Credit unions vs. banks: Which is best for you?

Figuring out how to best save up your money or find financing sources can be difficult to navigate with all the options set before you. One of the more immediate choices is between a bank or credit union, and you might be asking yourself, “What are the benefits of a credit union vs. a bank? Which one has lower interest rates on loans? Which one will earn me more money overall?”

Most people know what services your average, modern-day bank generally offers, but the benefits of a credit union are not so widely known. Depending on your situation, when you compare the benefits of a traditional bank to a credit union, the latter may be a better fit. We’ll go over why that may be below.

Which has better benefits, a credit union or a bank?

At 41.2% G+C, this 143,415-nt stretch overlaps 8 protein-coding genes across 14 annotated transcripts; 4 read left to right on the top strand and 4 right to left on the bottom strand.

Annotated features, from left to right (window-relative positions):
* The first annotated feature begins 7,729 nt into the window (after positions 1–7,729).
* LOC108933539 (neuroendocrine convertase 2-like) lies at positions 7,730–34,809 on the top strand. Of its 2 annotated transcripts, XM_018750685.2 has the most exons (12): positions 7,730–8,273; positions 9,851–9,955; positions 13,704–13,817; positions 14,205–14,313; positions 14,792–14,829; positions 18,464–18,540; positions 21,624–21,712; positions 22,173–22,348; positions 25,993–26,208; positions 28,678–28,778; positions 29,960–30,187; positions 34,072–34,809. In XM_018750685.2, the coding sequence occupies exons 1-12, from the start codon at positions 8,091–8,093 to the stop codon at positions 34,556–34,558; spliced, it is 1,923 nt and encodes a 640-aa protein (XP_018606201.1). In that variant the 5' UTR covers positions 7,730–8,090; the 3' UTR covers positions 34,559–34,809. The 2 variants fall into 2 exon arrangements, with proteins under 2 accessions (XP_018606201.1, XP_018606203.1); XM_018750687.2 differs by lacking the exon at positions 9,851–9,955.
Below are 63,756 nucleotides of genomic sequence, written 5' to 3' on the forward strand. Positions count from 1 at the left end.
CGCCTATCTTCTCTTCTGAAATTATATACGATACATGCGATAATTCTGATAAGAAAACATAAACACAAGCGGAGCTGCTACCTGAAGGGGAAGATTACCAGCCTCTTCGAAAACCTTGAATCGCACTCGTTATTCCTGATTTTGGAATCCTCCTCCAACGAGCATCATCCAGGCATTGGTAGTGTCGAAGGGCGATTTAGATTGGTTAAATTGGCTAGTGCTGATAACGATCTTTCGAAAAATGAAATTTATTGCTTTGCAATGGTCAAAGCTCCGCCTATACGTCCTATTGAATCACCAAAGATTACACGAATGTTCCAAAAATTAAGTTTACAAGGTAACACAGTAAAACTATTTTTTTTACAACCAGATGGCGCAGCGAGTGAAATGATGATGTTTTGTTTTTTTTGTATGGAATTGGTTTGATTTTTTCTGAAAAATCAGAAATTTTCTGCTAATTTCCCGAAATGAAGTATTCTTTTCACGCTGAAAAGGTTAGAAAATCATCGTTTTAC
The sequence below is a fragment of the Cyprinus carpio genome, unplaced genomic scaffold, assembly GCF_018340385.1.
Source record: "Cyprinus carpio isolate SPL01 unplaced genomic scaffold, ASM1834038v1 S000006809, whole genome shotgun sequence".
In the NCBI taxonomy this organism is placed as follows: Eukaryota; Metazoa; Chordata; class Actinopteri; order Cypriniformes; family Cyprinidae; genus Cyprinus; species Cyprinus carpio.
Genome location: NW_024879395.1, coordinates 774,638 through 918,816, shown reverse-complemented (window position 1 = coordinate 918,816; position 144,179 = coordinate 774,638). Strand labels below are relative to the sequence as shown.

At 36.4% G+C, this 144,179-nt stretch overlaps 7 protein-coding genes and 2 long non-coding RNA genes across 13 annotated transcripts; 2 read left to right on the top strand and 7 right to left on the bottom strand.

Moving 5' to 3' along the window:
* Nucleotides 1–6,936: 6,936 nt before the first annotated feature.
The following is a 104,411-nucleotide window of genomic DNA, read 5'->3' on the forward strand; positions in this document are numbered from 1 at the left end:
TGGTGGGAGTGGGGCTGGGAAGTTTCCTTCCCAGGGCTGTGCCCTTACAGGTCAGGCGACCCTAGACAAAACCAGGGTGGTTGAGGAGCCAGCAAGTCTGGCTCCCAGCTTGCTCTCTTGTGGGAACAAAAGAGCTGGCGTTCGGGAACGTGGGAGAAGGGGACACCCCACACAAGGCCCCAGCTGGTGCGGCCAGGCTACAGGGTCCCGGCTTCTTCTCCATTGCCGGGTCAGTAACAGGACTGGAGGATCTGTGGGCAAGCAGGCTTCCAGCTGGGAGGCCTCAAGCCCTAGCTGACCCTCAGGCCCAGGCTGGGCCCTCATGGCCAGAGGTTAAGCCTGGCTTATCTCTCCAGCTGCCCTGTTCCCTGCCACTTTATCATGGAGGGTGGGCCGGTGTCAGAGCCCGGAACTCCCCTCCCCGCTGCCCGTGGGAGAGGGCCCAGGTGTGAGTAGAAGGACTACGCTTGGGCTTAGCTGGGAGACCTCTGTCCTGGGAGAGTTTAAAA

Most banks operate as for-profit financial institutions that answer to stakeholders. In this environment, the focus on profits influences everything from lending decisions to interest rates assigned to loans. Earnings are often returned to private investors or shareholders, not customers. Unlike credit unions, banks often maintain a distant, transactional relationship where customers exchange money for services.

But when you open an account at a credit union, you become part owner of a not-for-profit cooperative financial institution. Unlike bank customers, credit union members have voting rights that give them a say on matters related to the direction of the institution. But the real draw of not-for-profit credit unions is that profits are redistributed to members in the form of:


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